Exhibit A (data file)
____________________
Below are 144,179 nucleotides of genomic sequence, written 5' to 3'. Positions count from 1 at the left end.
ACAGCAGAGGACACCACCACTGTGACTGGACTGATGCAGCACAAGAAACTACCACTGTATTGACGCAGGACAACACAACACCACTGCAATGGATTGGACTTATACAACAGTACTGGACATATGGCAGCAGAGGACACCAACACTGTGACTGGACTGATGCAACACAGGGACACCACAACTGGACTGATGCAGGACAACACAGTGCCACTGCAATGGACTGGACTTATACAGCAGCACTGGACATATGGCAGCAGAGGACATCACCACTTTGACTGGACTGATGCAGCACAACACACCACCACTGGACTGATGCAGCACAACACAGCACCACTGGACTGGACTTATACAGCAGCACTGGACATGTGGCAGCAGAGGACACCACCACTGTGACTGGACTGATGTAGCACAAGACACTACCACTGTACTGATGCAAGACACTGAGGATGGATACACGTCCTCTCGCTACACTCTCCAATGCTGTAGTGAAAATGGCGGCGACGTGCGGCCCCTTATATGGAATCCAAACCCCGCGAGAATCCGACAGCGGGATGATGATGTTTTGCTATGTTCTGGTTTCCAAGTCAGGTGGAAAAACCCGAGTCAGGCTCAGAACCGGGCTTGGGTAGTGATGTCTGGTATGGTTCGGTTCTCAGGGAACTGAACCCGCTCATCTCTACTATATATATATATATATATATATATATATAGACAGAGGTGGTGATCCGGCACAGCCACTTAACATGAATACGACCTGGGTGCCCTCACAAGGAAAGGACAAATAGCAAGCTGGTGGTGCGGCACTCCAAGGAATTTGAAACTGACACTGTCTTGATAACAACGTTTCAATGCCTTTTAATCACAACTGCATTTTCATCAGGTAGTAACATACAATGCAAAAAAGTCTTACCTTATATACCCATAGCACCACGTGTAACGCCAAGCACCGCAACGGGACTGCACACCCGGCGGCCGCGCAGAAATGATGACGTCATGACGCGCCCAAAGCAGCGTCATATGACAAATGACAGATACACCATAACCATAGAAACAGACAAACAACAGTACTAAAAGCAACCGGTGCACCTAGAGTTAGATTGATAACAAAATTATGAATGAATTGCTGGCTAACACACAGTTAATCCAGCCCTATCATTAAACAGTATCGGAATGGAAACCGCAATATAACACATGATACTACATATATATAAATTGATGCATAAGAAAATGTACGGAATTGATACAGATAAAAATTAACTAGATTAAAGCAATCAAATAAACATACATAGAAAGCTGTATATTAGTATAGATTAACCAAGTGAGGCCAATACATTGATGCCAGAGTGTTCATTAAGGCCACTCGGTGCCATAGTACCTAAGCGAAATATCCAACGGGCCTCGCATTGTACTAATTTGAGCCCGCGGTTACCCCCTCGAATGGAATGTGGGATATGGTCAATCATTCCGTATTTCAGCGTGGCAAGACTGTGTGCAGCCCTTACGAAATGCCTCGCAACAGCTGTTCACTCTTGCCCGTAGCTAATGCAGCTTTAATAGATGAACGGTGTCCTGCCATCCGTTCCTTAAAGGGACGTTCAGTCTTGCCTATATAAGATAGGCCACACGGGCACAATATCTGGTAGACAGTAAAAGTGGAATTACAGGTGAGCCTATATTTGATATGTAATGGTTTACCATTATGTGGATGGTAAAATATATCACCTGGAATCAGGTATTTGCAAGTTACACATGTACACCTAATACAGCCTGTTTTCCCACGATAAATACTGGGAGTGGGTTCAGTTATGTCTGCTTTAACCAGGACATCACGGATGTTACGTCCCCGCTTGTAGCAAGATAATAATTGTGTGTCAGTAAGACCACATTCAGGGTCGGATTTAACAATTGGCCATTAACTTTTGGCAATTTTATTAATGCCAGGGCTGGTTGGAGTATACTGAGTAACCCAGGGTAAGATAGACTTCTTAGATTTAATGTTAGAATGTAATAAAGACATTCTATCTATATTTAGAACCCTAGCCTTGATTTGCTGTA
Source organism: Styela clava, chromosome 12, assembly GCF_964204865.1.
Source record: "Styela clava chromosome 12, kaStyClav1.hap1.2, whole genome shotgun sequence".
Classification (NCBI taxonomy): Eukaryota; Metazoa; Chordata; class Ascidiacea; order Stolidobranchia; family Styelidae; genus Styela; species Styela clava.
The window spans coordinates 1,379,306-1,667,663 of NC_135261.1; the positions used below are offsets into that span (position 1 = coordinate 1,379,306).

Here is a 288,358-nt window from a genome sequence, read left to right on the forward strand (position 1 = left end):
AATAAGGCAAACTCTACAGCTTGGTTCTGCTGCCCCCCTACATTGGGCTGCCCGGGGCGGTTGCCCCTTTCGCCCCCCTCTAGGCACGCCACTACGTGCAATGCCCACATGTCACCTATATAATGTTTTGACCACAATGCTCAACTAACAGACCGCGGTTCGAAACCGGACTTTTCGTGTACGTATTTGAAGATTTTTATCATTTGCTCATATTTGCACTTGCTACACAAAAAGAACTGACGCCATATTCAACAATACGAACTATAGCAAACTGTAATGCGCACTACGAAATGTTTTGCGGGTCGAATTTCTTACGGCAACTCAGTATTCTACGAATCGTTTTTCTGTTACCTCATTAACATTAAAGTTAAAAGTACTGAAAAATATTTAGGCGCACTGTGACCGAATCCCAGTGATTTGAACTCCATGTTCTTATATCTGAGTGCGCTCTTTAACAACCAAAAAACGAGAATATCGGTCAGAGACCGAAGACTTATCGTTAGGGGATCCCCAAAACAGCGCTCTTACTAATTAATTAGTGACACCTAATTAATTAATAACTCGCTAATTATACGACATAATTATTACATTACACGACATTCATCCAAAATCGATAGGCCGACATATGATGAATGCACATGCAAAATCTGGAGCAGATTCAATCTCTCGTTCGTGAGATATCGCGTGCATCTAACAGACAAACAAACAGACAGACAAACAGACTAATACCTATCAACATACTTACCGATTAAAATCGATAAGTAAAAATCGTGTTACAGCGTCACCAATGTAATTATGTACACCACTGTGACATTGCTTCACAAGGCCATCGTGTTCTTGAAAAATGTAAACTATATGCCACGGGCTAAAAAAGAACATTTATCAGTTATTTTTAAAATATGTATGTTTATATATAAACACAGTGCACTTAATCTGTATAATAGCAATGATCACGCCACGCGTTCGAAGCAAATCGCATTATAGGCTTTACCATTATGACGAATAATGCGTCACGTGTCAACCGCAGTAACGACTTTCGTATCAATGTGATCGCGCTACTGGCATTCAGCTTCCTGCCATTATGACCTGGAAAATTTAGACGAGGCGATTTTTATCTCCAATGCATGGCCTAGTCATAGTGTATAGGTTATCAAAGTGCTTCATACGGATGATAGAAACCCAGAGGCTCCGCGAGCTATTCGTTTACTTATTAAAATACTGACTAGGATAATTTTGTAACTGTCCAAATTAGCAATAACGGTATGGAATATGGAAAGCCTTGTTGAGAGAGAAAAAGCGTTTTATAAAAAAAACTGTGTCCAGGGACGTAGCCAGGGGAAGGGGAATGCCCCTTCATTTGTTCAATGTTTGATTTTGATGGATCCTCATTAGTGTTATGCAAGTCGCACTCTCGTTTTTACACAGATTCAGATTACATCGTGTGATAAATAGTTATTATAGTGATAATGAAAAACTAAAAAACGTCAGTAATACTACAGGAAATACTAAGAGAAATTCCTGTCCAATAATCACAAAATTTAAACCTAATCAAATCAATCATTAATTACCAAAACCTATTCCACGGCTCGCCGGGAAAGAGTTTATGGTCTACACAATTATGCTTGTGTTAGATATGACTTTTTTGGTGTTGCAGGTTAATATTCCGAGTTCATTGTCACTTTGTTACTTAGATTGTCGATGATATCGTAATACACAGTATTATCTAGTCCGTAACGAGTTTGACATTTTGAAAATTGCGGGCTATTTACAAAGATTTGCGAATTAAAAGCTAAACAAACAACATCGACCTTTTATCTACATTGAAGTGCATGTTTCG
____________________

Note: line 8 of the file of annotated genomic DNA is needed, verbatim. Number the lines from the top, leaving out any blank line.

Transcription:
AATAAGGCAAACTCTACAGCTTGGTTCTGCTGCCCCCCTACATTGGGCTGCCCGGGGCGGTTGCCCCTTTCGCCCCCCTCTAGGCACGCCACTACGTGCAATGCCCACATGTCACCTATATAATGTTTTGACCACAATGCTCAACTAACAGACCGCGGTTCGAAACCGGACTTTTCGTGTACGTATTTGAAGATTTTTATCATTTGCTCATATTTGCACTTGCTACACAAAAAGAACTGACGCCATATTCAACAATACGAACTATAGCAAACTGTAATGCGCACTACGAAATGTTTTGCGGGTCGAATTTCTTACGGCAACTCAGTATTCTACGAATCGTTTTTCTGTTACCTCATTAACATTAAAGTTAAAAGTACTGAAAAATATTTAGGCGCACTGTGACCGAATCCCAGTGATTTGAACTCCATGTTCTTATATCTGAGTGCGCTCTTTAACAACCAAAAAACGAGAATATCGGTCAGAGACCGAAGACTTATCGTTAGGGGATCCCCAAAACAGCGCTCTTACTAATTAATTAGTGACACCTAATTAATTAATAACTCGCTAATTATACGACATAATTATTACATTACACGACATTCATCCAAAATCGATAGGCCGACATATGATGAATGCACATGCAAAATCTGGAGCAGATTCAATCTCTCGTTCGTGAGATATCGCGTGCATCTAACAGACAAACAAACAGACAGACAAACAGACTAATACCTATCAACATACTTACCGATTAAAATCGATAAGTAAAAATCGTGTTACAGCGTCACCAATGTAATTATGTACACCACTGTGACATTGCTTCACAAGGCCATCGTGTTCTTGAAAAATGTAAACTATATGCCACGGGCTAAAAAAGAACATTTATCAGTTATTTTTAAAATATGTATGTTTATATATAAACACAGTGCACTTAATCTGTATAATAGCAATGATCACGCCACGCGTTCGAAGCAAATCGCATTATAGGCTTTACCATTATGACGAATAATGCGTCACGTGTCAACCGCAGTAACGACTTTCGTATCAATGTGATCGCGCTACTGGCATTCAGCTTCCTGCCATTATGACCTGGAAAATTTAGACGAGGCGATTTTTATCTCCAATGCATGGCCTAGTCATAGTGTATAGGTTATCAAAGTGCTTCATACGGATGATAGAAACCCAGAGGCTCCGCGAGCTATTCGTTTACTTATTAAAATACTGACTAGGATAATTTTGTAACTGTCCAAATTAGCAATAACGGTATGGAATATGGAAAGCCTTGTTGAGAGAGAAAAAGCGTTTTATAAAAAAAACTGTGTCCAGGGACGTAGCCAGGGGAAGGGGAATGCCCCTTCATTTGTTCAATGTTTGATTTTGATGGATCCTCATTAGTGTTATGCAAGTCGCACTCTCGTTTTTACACAGATTCAGATTACATCGTGTGATAAATAGTTATTATAGTGATAATGAAAAACTAAAAAACGTCAGTAATACTACAGGAAATACTAAGAGAAATTCCTGTCCAATAATCACAAAATTTAAACCTAATCAAATCAATCATTAATTACCAAAACCTATTCCACGGCTCGCCGGGAAAGAGTTTATGGTCTACACAATTATGCTTGTGTTAGATATGACTTTTTTGGTGTTGCAGGTTAATATTCCGAGTTCATTGTCACTTTGTTACTTAGATTGTCGATGATATCGTAATACACAGTATTATCTAGTCCGTAACGAGTTTGACATTTTGAAAATTGCGGGCTATTTACAAAGATTTGCGAATTAAAAGCTAAACAAACAACATCGACCTTTTATCTACATTGAAGTGCATGTTTCG